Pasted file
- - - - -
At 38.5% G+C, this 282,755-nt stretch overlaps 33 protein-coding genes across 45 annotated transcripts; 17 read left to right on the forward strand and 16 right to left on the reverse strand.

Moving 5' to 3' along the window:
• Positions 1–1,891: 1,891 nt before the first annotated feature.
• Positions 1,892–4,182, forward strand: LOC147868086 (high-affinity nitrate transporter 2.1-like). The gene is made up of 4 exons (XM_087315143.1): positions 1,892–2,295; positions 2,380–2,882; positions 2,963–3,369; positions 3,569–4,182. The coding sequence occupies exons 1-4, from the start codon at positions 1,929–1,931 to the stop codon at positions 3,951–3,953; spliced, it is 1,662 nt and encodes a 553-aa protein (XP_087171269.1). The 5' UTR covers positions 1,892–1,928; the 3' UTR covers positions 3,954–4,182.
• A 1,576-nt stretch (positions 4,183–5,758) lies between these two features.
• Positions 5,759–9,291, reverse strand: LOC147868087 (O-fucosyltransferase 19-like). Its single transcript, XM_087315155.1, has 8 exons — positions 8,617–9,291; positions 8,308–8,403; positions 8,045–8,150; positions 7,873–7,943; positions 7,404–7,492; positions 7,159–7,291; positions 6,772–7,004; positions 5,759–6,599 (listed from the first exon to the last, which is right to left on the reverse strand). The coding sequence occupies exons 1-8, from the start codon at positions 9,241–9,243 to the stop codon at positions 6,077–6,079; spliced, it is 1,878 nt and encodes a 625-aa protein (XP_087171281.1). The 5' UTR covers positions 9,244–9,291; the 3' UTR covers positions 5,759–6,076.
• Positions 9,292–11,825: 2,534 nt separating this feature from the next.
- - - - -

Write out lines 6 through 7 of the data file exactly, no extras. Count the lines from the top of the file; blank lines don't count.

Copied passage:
• Positions 5,759–9,291, reverse strand: LOC147868087 (O-fucosyltransferase 19-like). Its single transcript, XM_087315155.1, has 8 exons — positions 8,617–9,291; positions 8,308–8,403; positions 8,045–8,150; positions 7,873–7,943; positions 7,404–7,492; positions 7,159–7,291; positions 6,772–7,004; positions 5,759–6,599 (listed from the first exon to the last, which is right to left on the reverse strand). The coding sequence occupies exons 1-8, from the start codon at positions 9,241–9,243 to the stop codon at positions 6,077–6,079; spliced, it is 1,878 nt and encodes a 625-aa protein (XP_087171281.1). The 5' UTR covers positions 9,244–9,291; the 3' UTR covers positions 5,759–6,076.
• Positions 9,292–11,825: 2,534 nt separating this feature from the next.